Each image  – captured from within Second Life – is rendered as a painting, with the  images displayed in the garden split between a version framed as a picture, and an unframed version that has been paired with Olean’s words. Both versions of each piece are offered for sale (as are Fuyuko’s pieces inside the gallery), offering those interested in the art a choice of potential purchases. There is a softest of colour and tone that makes Tara’s work attractive in its own right, and there is something captivating about the blending of her images with Olean’s verses.

HippiMagic: TaraAers

A short wander in the garden in the direction of the 1960’s decorated VW camper van will reveal Raytracer’s fractal pieces neatly tucked into a candlelit corner, while indoors, Sophie’s work mixes will with Fuyuko’s to complete the exhibition.

The opening event for the gallery will feature both the key artists and music by DJ Phee Wonder. It will run through until 14:00 SLT.

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Detectives, a lost boy, and secret lives in Second Life

Seanchai Library

It’s time to highlight another week of storytelling in Voice by the staff and volunteers at the Seanchai Library. As always, all times SLT, and events are held at the Library’s home at Holly Kai Park, unless otherwise indicated.

Sunday, June 2nd, 13:30: Tea-Time at Baker Street

Tea-time at Baker Street returns with the opening of The Casebook of Sherlock Holmes, the final set of twelve Sherlock Holmes short stories first published in the Strand Magazine between October 1921 and April 1927.

This week: The Adventure of the Illustrious Client.

The year is 1902, and Sir James Damery visits Holmes and Watson on behalf of his mysterious and illustrious client. The latter never actually directly revealed to the reader, although it might well be the king himself.

Damery’s client is concerned about the relationship between Violet de Merville, daughter of General de Merville, and Baron Adelbert Gruner, from Austria. Gruner is viewed as a rogue and a sadist and – in Damery’s and Holmes’ opinion – a murderer.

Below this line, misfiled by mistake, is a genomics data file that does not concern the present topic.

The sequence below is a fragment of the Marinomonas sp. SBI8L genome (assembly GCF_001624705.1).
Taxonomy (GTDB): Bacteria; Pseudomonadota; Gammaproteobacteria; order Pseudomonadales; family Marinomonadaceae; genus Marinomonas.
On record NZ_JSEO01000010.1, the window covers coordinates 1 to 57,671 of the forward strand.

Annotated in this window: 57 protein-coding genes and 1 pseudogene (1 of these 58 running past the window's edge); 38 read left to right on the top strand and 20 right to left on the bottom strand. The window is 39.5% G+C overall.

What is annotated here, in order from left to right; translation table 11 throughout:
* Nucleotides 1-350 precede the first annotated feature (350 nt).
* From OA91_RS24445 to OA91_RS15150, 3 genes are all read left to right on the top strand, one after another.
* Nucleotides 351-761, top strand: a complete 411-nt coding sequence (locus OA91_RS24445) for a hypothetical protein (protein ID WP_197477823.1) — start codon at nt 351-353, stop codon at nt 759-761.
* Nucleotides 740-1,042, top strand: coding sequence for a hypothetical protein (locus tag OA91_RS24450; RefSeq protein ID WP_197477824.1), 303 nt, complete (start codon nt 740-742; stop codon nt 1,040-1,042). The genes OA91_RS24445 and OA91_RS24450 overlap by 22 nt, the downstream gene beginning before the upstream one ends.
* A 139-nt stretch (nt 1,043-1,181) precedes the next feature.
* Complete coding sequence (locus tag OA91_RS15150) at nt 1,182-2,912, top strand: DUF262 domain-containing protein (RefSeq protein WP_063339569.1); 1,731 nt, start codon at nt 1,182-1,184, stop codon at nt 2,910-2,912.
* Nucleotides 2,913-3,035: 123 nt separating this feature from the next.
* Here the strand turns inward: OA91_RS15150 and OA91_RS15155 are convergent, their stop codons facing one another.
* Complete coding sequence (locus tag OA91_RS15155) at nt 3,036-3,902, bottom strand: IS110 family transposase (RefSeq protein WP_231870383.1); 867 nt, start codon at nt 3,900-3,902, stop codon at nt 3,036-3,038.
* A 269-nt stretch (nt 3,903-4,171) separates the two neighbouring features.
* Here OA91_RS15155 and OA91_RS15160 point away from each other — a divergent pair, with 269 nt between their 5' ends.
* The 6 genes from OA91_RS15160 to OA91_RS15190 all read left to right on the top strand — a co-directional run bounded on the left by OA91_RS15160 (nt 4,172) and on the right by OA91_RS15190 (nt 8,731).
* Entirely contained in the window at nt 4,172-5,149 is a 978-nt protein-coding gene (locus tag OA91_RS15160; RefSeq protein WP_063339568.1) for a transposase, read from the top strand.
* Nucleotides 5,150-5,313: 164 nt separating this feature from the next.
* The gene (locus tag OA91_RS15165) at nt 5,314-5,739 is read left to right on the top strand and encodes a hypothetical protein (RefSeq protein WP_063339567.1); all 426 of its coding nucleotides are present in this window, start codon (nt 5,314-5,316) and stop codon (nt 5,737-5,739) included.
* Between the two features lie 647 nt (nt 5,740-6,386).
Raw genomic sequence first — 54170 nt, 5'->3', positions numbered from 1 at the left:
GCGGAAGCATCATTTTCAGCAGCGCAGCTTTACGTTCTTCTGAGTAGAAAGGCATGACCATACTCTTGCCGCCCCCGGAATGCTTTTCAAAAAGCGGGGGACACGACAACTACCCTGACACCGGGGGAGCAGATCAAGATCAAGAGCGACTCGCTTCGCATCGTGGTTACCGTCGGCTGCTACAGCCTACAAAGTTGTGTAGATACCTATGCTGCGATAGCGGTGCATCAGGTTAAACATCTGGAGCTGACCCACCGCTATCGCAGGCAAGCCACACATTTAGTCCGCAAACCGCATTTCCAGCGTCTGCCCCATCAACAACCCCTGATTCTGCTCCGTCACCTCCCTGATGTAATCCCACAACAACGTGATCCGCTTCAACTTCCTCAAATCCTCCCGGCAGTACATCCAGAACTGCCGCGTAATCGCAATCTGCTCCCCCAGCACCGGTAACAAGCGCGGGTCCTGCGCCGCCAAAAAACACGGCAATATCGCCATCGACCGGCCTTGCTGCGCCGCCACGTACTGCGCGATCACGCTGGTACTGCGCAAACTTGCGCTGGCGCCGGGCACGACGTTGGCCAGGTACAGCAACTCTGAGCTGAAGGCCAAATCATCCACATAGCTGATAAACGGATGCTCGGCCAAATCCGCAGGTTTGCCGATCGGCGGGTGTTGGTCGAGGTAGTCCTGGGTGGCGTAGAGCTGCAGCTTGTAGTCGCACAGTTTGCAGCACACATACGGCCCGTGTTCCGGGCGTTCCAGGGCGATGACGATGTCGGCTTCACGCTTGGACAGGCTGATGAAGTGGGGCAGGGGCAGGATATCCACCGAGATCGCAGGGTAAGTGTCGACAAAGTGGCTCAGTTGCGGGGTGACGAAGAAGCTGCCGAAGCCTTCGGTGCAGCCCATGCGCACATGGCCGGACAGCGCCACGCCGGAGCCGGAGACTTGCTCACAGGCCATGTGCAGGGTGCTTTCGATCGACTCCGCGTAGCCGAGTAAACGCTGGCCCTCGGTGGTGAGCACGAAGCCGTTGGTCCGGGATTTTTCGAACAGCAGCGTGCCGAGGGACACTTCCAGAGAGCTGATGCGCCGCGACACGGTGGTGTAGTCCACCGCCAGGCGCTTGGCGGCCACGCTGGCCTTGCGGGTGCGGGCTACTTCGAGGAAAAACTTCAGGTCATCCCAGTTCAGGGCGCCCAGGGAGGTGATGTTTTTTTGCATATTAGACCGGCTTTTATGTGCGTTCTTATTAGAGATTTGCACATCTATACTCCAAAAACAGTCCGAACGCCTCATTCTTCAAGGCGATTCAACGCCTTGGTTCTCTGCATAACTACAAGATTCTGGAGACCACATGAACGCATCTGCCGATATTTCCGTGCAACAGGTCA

Despite the matter of his last wife’s mysterious death and his reputation, Violet de Merville will not be dissuaded from her determination to marry Gruner. So secure is the latter in his position that he is unfazed by a visit from Holmes – indeed, he warns the latter that a French agent who once confronted him with similar accusations finished-up a cripple for life after receiving a beating from thugs shortly afterwards; a veiled threat if ever there was one.

So, lacking obvious proof, how do Holmes and Watson prevent Violet de Merville from marrying Gruner and possibly facing the same future as the Baron’s last wife?

WithDa5id Abbot, Savannah Blindside, Kayden Oconnell, and Caledonia Skytower.

Monday, June 3rd 19:00: Incident at Hawk’s Hill

Gyro Muggins reads naturalist and historian Allan W. Eckert’s popular novel.

In 1870, Manitoba became the fifth province of the (then) three-year-old Canadian Confederation. Over the previous 18 months, it had seen strife and rebellion, but for William MacDonald, his wife, Esther, and their family, the lands around what would eventually become the city of Winnipeg, are ideal for farming, and so they have settled and built Hawk’s Hill.

The open spaces are perfect for the MacDonald’s four children – or should have been; while the three elder children thrived, the youngest, six-year-old Ben, became increasingly introverted.